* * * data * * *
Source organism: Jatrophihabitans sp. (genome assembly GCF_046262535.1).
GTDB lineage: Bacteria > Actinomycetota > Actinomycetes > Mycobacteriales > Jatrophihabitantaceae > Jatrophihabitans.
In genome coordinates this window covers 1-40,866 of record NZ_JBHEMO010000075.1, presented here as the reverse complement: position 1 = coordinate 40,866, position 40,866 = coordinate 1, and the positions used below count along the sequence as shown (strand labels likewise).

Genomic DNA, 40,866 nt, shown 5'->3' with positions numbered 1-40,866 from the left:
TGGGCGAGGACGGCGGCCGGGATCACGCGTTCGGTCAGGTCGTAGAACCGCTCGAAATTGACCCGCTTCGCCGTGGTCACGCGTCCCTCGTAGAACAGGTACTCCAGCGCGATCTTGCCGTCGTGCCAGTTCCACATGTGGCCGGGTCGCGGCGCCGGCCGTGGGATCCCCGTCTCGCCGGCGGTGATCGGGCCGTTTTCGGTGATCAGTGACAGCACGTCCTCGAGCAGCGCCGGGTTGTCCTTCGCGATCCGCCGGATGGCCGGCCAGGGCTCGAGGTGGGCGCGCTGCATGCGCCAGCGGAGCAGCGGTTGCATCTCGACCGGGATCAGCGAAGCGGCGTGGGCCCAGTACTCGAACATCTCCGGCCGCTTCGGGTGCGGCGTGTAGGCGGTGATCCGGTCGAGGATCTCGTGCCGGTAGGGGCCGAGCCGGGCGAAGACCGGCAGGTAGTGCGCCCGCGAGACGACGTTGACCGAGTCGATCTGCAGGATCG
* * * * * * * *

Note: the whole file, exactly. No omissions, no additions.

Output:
Source organism: Jatrophihabitans sp. (genome assembly GCF_046262535.1).
GTDB lineage: Bacteria > Actinomycetota > Actinomycetes > Mycobacteriales > Jatrophihabitantaceae > Jatrophihabitans.
In genome coordinates this window covers 1-40,866 of record NZ_JBHEMO010000075.1, presented here as the reverse complement: position 1 = coordinate 40,866, position 40,866 = coordinate 1, and the positions used below count along the sequence as shown (strand labels likewise).

Genomic DNA, 40,866 nt, shown 5'->3' with positions numbered 1-40,866 from the left:
TGGGCGAGGACGGCGGCCGGGATCACGCGTTCGGTCAGGTCGTAGAACCGCTCGAAATTGACCCGCTTCGCCGTGGTCACGCGTCCCTCGTAGAACAGGTACTCCAGCGCGATCTTGCCGTCGTGCCAGTTCCACATGTGGCCGGGTCGCGGCGCCGGCCGTGGGATCCCCGTCTCGCCGGCGGTGATCGGGCCGTTTTCGGTGATCAGTGACAGCACGTCCTCGAGCAGCGCCGGGTTGTCCTTCGCGATCCGCCGGATGGCCGGCCAGGGCTCGAGGTGGGCGCGCTGCATGCGCCAGCGGAGCAGCGGTTGCATCTCGACCGGGATCAGCGAAGCGGCGTGGGCCCAGTACTCGAACATCTCCGGCCGCTTCGGGTGCGGCGTGTAGGCGGTGATCCGGTCGAGGATCTCGTGCCGGTAGGGGCCGAGCCGGGCGAAGACCGGCAGGTAGTGCGCCCGCGAGACGACGTTGACCGAGTCGATCTGCAGGATCG